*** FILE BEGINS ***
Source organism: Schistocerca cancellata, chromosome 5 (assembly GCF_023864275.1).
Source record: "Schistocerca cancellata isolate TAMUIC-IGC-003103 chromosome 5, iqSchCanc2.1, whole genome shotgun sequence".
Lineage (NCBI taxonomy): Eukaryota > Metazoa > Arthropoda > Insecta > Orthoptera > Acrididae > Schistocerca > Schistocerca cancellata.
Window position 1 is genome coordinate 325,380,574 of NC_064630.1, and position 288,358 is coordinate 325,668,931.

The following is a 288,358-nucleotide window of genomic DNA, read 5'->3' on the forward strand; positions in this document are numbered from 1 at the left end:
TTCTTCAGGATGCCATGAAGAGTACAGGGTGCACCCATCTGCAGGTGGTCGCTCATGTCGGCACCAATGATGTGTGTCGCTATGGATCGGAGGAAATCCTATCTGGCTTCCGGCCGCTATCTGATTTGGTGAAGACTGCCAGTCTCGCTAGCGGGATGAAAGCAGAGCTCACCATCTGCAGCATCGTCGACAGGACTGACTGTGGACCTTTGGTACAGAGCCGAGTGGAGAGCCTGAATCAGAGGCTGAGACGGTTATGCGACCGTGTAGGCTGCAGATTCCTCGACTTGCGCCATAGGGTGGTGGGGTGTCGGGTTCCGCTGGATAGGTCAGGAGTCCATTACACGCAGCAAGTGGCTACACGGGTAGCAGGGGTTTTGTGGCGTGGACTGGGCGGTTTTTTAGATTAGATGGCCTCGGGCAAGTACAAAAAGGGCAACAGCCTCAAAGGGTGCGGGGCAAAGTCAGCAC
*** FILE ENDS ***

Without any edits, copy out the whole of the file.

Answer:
Source organism: Schistocerca cancellata, chromosome 5 (assembly GCF_023864275.1).
Source record: "Schistocerca cancellata isolate TAMUIC-IGC-003103 chromosome 5, iqSchCanc2.1, whole genome shotgun sequence".
Lineage (NCBI taxonomy): Eukaryota > Metazoa > Arthropoda > Insecta > Orthoptera > Acrididae > Schistocerca > Schistocerca cancellata.
Window position 1 is genome coordinate 325,380,574 of NC_064630.1, and position 288,358 is coordinate 325,668,931.

The following is a 288,358-nucleotide window of genomic DNA, read 5'->3' on the forward strand; positions in this document are numbered from 1 at the left end:
TTCTTCAGGATGCCATGAAGAGTACAGGGTGCACCCATCTGCAGGTGGTCGCTCATGTCGGCACCAATGATGTGTGTCGCTATGGATCGGAGGAAATCCTATCTGGCTTCCGGCCGCTATCTGATTTGGTGAAGACTGCCAGTCTCGCTAGCGGGATGAAAGCAGAGCTCACCATCTGCAGCATCGTCGACAGGACTGACTGTGGACCTTTGGTACAGAGCCGAGTGGAGAGCCTGAATCAGAGGCTGAGACGGTTATGCGACCGTGTAGGCTGCAGATTCCTCGACTTGCGCCATAGGGTGGTGGGGTGTCGGGTTCCGCTGGATAGGTCAGGAGTCCATTACACGCAGCAAGTGGCTACACGGGTAGCAGGGGTTTTGTGGCGTGGACTGGGCGGTTTTTTAGATTAGATGGCCTCGGGCAAGTACAAAAAGGGCAACAGCCTCAAAGGGTGCGGGGCAAAGTCAGCAC